Dr. Yoon Jin Ma is an assistant professor in the Department of Family and Consumer Sciences at Illinois State University. Her research interests include social responsibility in apparel consumption, manufacturing, and retailing; consumer behavior; services marketing; and scale development. She received the Student Best Paper Award at the doctoral level from the International Textile and Apparel Association (ITAA) in 2008, the Best Track Paper Award in the textile and apparel/international track from ITAA in 2009, and the Paper of Distinction Award in the consumer behavior track from ITAA in 2010

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10 Reasons Your Business Should Have a Custom Facebook Landing Page

If your business is on Facebook, adding a custom landing page can have a big impact on your presence there. A custom landing page can help drive web traffic, add value to your online marketing efforts and increase sales.

If you’re considering the types of benefits a custom landing page can create, this post will help make up your mind.

A custom Facebook landing page can:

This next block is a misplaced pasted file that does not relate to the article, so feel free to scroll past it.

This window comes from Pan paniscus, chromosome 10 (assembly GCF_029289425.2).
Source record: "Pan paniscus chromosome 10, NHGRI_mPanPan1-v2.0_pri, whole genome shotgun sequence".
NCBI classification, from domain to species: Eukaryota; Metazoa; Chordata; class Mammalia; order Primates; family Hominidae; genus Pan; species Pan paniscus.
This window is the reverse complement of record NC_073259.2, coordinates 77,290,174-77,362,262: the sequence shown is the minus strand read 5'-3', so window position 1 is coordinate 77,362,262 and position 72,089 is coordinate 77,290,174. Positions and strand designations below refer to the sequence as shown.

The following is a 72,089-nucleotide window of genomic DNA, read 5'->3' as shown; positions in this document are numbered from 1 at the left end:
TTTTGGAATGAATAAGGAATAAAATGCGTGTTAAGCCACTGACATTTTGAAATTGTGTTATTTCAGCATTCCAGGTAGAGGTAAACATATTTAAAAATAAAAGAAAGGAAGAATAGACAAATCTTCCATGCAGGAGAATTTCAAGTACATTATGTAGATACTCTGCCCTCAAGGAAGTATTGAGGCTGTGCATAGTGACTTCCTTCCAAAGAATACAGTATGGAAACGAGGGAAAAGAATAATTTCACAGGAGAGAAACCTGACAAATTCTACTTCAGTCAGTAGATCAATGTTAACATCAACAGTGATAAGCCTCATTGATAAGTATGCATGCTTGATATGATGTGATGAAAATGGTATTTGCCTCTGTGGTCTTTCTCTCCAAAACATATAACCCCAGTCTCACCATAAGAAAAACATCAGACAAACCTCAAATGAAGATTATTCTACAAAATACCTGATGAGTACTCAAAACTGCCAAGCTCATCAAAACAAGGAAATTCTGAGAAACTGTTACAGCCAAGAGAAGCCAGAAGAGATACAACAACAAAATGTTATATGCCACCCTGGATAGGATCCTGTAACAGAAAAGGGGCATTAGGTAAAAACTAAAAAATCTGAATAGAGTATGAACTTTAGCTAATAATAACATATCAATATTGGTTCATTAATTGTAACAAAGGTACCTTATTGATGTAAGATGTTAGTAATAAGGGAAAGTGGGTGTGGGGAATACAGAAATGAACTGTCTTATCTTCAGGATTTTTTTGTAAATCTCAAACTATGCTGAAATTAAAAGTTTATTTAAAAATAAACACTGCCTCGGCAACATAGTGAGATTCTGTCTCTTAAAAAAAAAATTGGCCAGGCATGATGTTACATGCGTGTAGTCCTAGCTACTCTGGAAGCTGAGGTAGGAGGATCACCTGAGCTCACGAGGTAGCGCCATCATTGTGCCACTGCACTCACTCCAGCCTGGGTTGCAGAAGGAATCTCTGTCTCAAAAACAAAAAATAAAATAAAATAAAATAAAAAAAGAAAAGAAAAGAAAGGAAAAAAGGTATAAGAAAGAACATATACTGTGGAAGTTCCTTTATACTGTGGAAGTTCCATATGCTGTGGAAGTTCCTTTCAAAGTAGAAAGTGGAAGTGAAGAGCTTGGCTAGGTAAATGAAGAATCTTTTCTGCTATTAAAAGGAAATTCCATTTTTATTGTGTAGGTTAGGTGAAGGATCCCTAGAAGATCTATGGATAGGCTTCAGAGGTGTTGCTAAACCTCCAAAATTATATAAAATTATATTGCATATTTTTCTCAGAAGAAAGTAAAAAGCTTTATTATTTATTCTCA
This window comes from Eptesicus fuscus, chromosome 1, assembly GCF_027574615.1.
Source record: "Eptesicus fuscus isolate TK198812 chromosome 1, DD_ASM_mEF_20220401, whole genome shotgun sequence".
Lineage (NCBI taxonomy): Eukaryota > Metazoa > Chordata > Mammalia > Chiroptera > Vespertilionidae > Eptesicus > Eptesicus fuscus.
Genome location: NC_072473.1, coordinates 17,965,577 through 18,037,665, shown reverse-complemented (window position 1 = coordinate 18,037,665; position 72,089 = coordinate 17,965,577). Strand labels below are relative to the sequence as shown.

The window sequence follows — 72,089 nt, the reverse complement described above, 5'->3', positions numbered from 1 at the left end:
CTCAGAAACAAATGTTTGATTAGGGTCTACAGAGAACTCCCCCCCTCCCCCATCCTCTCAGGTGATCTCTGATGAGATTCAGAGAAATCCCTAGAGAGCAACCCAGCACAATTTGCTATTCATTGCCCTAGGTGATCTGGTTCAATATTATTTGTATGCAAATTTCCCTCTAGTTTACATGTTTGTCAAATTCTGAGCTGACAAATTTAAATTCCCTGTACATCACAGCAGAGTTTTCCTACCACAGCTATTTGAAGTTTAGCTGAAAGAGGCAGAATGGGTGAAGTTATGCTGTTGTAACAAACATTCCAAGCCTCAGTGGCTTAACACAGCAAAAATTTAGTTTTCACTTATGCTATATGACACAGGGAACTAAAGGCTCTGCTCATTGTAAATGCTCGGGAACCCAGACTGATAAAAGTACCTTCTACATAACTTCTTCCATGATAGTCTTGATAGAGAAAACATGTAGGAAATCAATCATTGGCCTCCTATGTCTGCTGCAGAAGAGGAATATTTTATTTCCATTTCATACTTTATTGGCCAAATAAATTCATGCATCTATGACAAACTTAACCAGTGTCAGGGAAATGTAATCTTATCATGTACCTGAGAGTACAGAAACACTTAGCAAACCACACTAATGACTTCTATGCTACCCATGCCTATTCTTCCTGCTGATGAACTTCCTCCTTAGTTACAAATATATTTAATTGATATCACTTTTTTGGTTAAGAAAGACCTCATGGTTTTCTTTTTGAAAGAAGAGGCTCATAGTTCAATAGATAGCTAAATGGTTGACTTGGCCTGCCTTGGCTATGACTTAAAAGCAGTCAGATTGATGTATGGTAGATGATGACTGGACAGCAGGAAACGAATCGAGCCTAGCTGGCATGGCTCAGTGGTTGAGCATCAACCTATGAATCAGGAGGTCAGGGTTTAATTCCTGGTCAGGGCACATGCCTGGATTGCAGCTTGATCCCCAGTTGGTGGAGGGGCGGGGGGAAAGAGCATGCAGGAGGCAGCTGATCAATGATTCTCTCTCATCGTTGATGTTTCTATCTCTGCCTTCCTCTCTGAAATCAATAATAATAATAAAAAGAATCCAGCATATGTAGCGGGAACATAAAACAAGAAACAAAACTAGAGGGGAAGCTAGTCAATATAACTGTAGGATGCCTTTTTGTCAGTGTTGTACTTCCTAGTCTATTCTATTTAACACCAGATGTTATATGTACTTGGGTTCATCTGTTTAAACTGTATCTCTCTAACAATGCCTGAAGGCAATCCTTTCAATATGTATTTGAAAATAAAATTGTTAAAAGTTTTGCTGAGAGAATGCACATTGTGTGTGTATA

1. HIGHLIGHT A CALL TO ACTION.

One of the biggest points about your landing page should be to direct your audience to do something, whether its signing up for your newsletter, downloading a coupon or requesting a free sample. You can use a custom landing page as a way to extend the reach of your lead generating efforts.

2. DRIVE INTEREST IN CURRENT PROMOTIONS, EVENTS AND PRODUCTS.

A landing page can be a great flexible feature area for your web presence. You can generate a buzz around new products there or break news about sales and promotions. Heck, you might even want to test out breaking new information there first to see if it helps grow your network.

3. DO SOMETHING DIFFERENT.

There are several touted best practices for a Facebook landing page, and several companies that are heralded as having some of the best ones out there. Unfortunately, this spurns a lot of copycats. Try to take cues from what you see as a best practice and add your own dose of originality.

4. PERSONALIZE YOUR COMPANY IN AN IMPERSONAL WORLD.

Facebook profiles without customization can be bland and formulaic. A well-designed landing page will help your page stand out in a land of static templates. A thought out landing page can also help you personally connect to your audience and further brand your platform. Be careful not to simply recreate your web design. Remember, your customers are there to get something unique.